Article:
Before You Begin
If I had to give only one piece of advice it would be, quite simply, don't expect to have all your needs met by one person.
This sounds like a variation on the platitude "Don't put all your eggs in one basket," but this tendency is often the biggest stumbling block to finding a healthy love relationship -- and keeping it. Women are particularly prone to a sort of monomania about romantic love, with a melody of Cinderella "happily ever after" stuck on an endless loop in their heads.
Cinderella is a fairy tale.
You will still need your friends, your family, your work colleagues. Each point of attachment -- whether family, friends, or acquaintances -- helps you to meet a different physical, social, intellectual, emotional, or spiritual need. These needs vary, but may include, for example, a book buddy, lover, confidante, film friend, professional colleague, work-out companion, etcetera. And finally, often principally, we fulfill ourselves through self-love that allows us to acknowledge our weaknesses, celebrate our successes, and be gentle with ourselves.
Ideally, our life partner should fulfill up to 30 per cent of our core needs, which vary according to the individual, but may include the need for security, sexuality, affection, and physical contact. The bottom line is that you have to take responsibility for meeting all of your needs by identifying them and then determining how they can best be met by others and by yourself.
Don't confuse needs with values such as trustworthiness, honesty, and political leaning. Shared values matter more than anything else -- and are the most reliable predictors of eventual success, or failure of your relationship.
Of course, such considerations are pragmatic and unemotional -- while dating is not. One study found that people go into dating with an idée fixe about what constitutes the perfect partner, but all that goes out the window when they meet the "right" stranger. In other words, despite methodical plotting, we still follow our hearts and hormones -- at least initially...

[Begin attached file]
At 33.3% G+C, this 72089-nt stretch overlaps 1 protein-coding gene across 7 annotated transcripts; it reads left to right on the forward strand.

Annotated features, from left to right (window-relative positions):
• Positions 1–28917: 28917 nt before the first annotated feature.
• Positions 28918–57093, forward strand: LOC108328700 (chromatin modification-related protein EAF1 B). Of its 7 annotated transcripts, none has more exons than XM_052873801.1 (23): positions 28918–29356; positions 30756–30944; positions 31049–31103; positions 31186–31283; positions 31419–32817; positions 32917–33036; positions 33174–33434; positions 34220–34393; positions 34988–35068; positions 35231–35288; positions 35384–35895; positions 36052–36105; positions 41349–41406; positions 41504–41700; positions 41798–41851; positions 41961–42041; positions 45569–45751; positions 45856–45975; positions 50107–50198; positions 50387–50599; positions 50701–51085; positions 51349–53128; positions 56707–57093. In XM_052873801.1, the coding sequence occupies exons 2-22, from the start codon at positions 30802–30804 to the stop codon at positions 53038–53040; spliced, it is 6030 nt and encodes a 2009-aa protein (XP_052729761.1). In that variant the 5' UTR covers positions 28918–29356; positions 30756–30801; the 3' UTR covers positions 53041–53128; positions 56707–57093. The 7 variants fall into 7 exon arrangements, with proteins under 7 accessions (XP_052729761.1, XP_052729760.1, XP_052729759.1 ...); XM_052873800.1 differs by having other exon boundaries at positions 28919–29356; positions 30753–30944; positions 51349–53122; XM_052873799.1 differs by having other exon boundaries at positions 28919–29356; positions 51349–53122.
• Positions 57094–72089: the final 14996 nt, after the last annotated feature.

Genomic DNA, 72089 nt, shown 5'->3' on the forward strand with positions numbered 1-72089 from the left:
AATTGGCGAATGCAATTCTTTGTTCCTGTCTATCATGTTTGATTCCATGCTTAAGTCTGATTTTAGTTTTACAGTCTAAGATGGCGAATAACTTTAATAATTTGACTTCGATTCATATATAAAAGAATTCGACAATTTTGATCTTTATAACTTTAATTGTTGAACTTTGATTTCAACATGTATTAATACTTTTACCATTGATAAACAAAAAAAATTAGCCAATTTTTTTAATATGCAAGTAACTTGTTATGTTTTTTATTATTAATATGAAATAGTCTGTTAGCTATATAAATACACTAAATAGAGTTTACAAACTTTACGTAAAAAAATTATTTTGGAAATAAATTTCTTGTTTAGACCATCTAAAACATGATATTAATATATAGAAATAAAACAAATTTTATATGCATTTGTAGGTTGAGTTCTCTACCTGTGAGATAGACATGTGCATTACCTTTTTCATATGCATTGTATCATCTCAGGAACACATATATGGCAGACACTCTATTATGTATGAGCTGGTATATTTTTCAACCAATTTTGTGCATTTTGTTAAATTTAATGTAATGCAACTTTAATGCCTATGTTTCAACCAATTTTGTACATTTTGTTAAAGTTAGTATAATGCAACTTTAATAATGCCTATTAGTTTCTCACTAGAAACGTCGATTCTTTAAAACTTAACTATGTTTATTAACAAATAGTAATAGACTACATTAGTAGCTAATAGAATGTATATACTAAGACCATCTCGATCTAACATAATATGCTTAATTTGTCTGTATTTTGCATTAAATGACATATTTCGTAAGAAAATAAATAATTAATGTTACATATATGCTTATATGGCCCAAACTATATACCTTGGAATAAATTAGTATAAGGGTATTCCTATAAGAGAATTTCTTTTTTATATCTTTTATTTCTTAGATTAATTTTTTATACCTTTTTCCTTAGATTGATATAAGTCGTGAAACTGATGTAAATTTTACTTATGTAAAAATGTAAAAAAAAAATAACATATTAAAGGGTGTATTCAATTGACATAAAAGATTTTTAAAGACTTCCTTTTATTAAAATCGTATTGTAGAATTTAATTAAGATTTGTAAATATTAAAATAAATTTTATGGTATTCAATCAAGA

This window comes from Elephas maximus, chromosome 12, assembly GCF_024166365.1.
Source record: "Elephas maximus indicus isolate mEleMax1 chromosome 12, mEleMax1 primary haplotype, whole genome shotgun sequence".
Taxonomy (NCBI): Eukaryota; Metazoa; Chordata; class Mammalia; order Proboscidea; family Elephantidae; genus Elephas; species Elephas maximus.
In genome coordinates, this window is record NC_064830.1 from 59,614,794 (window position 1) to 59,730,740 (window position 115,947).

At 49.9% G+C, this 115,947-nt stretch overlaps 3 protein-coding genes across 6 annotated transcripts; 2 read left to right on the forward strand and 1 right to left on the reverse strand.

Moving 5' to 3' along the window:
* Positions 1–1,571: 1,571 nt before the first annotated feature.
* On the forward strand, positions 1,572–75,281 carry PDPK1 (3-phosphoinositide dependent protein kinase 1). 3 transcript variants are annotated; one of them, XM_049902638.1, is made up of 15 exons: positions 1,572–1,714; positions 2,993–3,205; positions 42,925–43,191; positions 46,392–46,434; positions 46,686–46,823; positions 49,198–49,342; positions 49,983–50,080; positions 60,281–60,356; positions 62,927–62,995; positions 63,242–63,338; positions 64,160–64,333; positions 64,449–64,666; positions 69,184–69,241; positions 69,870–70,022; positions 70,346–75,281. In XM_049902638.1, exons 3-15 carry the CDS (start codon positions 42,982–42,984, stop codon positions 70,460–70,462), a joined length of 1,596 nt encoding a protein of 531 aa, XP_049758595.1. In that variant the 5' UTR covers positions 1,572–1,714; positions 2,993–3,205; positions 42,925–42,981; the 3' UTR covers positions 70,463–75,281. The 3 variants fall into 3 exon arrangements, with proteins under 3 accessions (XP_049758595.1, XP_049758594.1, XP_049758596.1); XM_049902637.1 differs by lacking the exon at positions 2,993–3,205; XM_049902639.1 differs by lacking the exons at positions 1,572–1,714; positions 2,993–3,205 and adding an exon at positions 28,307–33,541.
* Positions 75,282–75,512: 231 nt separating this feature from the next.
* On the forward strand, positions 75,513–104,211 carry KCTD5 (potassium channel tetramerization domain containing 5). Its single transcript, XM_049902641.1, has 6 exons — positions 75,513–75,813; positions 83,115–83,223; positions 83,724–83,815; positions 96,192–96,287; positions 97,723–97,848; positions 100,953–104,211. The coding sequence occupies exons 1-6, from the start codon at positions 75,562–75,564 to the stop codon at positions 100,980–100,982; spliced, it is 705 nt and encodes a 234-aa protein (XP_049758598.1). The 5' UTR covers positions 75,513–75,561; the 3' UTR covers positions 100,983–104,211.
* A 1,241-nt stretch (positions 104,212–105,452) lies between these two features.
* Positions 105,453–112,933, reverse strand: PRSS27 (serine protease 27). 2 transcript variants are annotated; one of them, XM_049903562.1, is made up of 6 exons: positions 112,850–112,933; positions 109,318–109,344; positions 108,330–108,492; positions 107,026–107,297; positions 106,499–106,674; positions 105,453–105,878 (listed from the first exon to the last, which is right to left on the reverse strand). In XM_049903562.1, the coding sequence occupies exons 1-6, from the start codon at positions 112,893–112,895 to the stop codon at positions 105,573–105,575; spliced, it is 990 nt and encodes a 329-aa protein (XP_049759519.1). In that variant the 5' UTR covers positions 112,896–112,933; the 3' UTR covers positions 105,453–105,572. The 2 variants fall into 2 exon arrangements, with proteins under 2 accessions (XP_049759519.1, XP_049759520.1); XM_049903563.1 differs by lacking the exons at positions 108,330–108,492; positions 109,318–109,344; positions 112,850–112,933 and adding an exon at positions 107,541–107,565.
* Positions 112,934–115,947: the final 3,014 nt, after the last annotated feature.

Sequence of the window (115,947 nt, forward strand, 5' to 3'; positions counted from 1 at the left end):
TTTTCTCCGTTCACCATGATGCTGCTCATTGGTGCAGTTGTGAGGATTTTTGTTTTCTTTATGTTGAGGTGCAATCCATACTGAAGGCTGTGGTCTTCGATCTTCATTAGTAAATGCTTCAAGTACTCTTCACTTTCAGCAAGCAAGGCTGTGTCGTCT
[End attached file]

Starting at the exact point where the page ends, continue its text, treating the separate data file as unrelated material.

Dating for All the Right Reasons
With apologies to William Carlos Williams, so much depends on the first date. After "the ask," which is in itself a minefield, our egos and libidos run amok before the first date. No one can really prepare you for the specifics of the encounter -- that is part of your personal growth -- but I do have two pieces of advice: go slowly and think before you unzip. Imagine introducing your date to your most trusted friend. What would he or she say?
People often try too hard to meet that perfect someone. More often than not, it's a question of being who you are, only more so. Invest your time in yourself, in following the passions that you hold dearest: dance, music, theatre, literature. But get out there, go to events, get on invitation lists. You'll meet like-minded people who may share more than your passion for something; they may well share your politics, your philosophy. Socialize mindfully at these events. Have fun, but keep your radar tuned.
Burdened with these heavy expectations of romantic love, it's hardly any wonder people have difficulty connecting. We are so worried about whether Trevor or Tanya will make the mark, whether they'll be able to come through with all the goods (impossible!), that we spend our time obsessively assessing them (too tall, linear, old, poor, etc.).
Dates become auditions; second dates, the call back. We miss out on the best part: the uncertainty, the flirting, the unexpected playfulness, and fun of romantic love. Surprise yourself.
Barbara Sibbald (www.barbarasibbald.com) is a two-time novelist, editor at a leading health journal, and an award-winning freelance journalist. The above is an excerpt from The Book of Love: Guidance in Affairs of the Heart, a novel (General Store Publishing House), soon to be released in e-book format.